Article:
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How To Get Freelance Work On Elance.com... A few Tips

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Getting Work On Elance… 10 Tips

 

As there is a bit of conversation around this I thought I would put up some tips.

 

As most here are va’s (of course), what you can charge on Elance to start will be lower than probably what you really want and will depend on your specialty… That being said Elance will bring in paid work, build your companies reputation and you can put your prices up once you start to build your reputation and client relationships.

 

I have only done maybe 10 or 12 jobs on Elance however I have now gained two major clients from that who will be long term and will bring in a minimum of 17k per annum.

 

So don’t write off Elance as not good business. If you have spent any time online you will know how hard it is to get clients unless you are getting mainly referrals. Work from rankings and links on other sites just doesn’t cut it especially if you are in a service industry.

 

So a sites that have dozens of clients crying out for work to be done is a god send, way much easier to get a biz off the ground than before the internet was here.

 

Onto the tips…

 

 

1. Before bidding on anything, write up a really great profile with as much information as you can about your credentials.

 

Don’t do the tests unless you are confident as I don’t think you can remove them once done (although you can retake them).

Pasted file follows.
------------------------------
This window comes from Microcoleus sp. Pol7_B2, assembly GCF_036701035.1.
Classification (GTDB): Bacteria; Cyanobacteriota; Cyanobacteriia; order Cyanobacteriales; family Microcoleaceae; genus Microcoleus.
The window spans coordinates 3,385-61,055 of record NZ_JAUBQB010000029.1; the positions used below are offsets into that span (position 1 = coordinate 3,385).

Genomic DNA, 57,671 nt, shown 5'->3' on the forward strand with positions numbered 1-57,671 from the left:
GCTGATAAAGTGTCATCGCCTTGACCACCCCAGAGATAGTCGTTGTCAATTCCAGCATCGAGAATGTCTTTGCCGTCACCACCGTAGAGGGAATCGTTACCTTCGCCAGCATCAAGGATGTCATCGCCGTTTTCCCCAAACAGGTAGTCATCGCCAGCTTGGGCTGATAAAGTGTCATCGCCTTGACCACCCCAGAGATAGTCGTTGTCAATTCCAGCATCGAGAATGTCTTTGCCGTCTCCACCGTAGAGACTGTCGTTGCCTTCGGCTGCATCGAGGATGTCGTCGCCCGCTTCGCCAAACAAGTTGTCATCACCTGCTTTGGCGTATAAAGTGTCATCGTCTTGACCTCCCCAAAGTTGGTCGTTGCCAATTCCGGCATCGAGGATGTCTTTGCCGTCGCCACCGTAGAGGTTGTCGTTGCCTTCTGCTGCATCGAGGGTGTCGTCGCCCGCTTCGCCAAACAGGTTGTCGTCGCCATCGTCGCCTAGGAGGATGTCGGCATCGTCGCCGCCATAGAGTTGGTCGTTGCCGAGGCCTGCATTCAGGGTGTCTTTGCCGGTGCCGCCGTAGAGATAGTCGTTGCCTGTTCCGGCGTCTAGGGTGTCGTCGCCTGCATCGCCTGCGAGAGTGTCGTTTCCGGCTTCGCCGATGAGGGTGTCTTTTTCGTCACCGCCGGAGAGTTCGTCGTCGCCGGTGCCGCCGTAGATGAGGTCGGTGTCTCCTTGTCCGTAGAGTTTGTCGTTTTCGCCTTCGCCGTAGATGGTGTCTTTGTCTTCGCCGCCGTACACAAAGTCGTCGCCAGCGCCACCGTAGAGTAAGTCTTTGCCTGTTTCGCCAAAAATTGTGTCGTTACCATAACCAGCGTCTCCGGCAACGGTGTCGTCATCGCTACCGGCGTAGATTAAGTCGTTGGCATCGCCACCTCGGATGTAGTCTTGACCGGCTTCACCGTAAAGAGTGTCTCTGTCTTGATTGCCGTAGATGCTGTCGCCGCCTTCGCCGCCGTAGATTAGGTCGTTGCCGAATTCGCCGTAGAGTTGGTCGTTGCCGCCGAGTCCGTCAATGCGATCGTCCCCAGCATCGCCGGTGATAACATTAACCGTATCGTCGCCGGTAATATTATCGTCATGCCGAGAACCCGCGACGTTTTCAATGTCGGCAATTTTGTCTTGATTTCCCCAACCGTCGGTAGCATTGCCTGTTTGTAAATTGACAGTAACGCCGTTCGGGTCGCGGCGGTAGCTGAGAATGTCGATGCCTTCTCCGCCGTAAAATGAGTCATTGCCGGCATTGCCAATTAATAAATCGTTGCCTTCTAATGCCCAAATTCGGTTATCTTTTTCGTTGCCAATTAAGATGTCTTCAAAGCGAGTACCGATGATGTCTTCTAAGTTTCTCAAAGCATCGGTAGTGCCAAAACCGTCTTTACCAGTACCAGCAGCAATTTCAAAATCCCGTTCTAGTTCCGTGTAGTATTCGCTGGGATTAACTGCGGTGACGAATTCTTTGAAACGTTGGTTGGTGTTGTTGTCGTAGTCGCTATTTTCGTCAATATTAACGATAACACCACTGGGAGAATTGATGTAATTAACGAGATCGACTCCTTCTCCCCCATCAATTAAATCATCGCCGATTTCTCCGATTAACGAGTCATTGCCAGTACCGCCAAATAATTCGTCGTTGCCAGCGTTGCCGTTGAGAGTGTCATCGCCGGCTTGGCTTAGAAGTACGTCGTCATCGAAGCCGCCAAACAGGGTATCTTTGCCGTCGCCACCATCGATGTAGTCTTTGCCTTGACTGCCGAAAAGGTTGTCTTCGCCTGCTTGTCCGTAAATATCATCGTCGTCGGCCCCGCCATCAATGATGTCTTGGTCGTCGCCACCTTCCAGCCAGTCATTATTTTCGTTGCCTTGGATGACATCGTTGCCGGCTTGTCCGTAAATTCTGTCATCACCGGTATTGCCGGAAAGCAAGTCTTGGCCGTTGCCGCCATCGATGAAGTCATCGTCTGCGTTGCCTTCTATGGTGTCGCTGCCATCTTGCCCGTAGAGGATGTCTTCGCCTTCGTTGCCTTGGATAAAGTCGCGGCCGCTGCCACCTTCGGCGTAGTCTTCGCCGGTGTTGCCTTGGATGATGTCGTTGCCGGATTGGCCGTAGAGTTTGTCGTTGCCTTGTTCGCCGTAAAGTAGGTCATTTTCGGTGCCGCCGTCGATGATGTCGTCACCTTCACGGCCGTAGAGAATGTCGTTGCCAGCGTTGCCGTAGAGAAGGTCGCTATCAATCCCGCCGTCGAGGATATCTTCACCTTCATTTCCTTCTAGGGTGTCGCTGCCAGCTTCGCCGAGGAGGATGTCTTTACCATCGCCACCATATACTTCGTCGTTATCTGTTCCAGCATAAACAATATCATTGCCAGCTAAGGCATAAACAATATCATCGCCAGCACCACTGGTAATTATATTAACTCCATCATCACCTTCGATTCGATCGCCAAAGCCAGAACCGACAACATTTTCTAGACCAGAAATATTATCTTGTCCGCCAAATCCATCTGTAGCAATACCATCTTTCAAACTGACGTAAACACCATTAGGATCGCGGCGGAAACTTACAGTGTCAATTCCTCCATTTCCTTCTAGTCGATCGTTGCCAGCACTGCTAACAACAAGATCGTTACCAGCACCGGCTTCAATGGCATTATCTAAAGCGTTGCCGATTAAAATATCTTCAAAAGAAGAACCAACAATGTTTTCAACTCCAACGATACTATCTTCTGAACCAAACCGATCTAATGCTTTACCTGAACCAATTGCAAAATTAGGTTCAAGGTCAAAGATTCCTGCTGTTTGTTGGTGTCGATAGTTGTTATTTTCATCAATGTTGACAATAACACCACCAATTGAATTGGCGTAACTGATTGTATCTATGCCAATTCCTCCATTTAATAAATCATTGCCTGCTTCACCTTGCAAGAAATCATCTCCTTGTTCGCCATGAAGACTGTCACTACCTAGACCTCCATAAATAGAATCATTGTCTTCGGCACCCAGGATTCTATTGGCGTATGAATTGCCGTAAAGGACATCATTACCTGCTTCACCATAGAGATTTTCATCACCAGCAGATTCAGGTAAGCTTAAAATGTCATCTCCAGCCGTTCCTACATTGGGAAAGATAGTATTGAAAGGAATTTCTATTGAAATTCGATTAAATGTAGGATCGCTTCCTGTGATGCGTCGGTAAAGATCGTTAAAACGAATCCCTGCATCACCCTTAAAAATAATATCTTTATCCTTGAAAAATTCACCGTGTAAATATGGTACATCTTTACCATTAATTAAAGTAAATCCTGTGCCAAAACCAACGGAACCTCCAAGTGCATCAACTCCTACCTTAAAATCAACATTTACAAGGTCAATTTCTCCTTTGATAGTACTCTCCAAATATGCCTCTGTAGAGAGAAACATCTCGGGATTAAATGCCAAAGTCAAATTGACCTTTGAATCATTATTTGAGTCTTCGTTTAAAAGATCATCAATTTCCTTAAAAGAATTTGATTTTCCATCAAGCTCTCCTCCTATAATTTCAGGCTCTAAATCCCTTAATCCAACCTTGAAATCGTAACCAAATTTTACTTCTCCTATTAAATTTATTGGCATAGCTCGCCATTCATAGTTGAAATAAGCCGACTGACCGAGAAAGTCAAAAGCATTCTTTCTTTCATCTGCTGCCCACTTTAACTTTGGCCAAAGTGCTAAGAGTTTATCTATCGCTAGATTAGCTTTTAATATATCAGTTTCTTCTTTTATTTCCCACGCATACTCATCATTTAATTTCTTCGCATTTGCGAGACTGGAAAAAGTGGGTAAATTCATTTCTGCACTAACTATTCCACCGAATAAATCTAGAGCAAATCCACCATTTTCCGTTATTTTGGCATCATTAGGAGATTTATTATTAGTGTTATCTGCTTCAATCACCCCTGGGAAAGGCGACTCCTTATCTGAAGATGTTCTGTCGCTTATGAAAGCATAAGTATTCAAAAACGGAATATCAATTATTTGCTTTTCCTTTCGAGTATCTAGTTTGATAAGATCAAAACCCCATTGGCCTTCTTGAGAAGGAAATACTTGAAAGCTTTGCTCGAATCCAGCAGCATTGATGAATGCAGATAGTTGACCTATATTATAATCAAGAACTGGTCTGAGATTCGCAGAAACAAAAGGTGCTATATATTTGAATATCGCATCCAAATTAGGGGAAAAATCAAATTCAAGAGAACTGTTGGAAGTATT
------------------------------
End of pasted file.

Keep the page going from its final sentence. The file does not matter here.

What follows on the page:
2. To get at least one rating your first bid will need to bid next to nothing. Do the job 110% to get really great feedback.

 

3. Your next few bids, bid low and emphasize…

 

a) your experience.

B) English as first language (where appropriate)

 

This second one is a strength as most of your competition will come from developing countries. Buyers like clear and easy communication.

 

4. Once you have a few good ratings under your belt, you can start to increase your bids.

 

5. What jobs to pick…

 

These are basically, “if I could choose the perfect job and client myself” tips. Therefore do not pick…

 

a) One sentence job descriptions as the buyer has no idea (usually) about how to communicate what is needed.

B) Jobs where they want a million things done for nothing.

c) That you are unsure about doing or do not have at least one of your own employees or outsourcers that can do easily.

d) where there are 40 other bids unless you have something the other providers do not that is the job description.

e) Jobs that require lengthy written proposals and plans before the job is given.

 

Do pick jobs…

 

a) Where the buyer has some experience around what has to be done to get the job completed. These people are usually more understanding and don’t ask so many questions.

B) Who see you as the expert and is open to all your suggestions and work.

c) B2b clients. In general, clients who have a personal site can be a pain and won’t bring a lot or any return work. People who own businesses may come back and give you ongoing work.

 

6. Even when proposals are short, I usually use the “ask a question” section before I bid as this achieves two things.